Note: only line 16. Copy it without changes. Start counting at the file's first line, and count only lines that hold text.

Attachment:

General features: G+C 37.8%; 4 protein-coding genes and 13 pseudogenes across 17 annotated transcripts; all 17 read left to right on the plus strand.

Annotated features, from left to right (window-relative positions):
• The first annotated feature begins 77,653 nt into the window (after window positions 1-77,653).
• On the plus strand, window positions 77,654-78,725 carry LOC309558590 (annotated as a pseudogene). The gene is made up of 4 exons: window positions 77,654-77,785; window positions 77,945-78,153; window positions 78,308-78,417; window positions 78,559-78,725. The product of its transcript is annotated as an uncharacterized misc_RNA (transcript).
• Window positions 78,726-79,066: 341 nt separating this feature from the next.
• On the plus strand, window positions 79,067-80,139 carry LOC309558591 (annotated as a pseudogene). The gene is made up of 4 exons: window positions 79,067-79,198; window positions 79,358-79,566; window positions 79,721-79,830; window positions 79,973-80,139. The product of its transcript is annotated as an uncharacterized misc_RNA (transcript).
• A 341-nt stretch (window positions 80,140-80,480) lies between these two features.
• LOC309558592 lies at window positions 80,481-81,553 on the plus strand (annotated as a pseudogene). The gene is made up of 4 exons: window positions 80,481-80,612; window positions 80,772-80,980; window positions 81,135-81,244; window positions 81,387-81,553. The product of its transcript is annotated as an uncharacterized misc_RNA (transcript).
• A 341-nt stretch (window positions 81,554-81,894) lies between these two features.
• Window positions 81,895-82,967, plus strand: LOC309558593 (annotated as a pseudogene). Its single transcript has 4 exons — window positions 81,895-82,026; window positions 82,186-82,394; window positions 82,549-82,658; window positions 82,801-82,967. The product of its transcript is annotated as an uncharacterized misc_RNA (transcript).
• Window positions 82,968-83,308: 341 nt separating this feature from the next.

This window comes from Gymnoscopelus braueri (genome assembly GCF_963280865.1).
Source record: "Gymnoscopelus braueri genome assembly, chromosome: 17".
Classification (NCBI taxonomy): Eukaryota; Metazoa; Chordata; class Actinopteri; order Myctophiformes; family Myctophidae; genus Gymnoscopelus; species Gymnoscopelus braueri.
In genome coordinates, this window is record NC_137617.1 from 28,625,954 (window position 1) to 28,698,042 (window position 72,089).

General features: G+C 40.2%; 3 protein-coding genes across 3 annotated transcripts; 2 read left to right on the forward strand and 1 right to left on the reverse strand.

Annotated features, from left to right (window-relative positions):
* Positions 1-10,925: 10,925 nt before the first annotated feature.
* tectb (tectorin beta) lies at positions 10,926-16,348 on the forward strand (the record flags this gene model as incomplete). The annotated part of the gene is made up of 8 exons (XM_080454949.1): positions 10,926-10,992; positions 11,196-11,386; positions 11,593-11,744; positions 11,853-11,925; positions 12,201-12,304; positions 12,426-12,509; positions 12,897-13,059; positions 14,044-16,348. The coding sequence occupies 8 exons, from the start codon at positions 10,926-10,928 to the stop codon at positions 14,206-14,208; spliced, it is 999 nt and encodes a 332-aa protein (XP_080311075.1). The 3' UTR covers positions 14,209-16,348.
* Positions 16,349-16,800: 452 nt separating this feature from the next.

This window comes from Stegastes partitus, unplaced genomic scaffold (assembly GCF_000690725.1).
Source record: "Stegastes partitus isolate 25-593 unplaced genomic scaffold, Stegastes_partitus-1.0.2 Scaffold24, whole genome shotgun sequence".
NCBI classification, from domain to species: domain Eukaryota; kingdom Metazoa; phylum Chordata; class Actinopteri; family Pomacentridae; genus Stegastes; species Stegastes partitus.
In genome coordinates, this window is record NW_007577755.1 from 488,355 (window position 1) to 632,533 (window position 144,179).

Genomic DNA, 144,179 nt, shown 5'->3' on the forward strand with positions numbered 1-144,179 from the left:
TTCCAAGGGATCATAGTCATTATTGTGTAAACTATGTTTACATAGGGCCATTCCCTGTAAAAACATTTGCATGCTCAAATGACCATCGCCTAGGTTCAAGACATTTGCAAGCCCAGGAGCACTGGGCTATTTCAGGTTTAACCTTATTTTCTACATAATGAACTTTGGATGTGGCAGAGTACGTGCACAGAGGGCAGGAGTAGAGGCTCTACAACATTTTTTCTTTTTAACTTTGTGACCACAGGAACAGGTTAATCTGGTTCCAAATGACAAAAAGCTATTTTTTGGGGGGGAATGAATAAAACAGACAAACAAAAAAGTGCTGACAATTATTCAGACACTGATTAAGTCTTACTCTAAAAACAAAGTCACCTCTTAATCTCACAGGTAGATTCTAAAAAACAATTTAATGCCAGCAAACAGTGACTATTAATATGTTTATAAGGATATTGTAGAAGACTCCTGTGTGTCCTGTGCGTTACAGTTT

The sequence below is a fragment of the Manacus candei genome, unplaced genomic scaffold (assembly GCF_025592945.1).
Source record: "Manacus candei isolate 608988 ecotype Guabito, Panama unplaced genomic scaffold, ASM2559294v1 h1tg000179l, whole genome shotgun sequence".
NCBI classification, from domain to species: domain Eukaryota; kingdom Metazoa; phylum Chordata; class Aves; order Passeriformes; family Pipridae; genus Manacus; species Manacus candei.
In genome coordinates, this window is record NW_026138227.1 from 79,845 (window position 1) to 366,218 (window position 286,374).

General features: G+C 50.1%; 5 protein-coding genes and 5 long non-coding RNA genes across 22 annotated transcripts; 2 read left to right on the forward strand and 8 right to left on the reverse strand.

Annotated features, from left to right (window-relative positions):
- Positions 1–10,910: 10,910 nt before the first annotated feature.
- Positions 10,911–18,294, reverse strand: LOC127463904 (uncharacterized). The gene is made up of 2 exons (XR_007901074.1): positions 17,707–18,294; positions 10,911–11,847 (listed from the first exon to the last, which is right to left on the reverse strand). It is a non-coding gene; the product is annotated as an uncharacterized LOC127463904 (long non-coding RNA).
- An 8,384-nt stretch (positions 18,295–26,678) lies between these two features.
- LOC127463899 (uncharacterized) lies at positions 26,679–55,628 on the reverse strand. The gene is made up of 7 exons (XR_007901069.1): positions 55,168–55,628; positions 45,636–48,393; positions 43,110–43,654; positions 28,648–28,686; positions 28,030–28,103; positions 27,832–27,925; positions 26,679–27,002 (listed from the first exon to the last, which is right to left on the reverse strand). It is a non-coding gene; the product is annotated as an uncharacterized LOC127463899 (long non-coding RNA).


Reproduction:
General features: G+C 40.2%; 3 protein-coding genes across 3 annotated transcripts; 2 read left to right on the forward strand and 1 right to left on the reverse strand.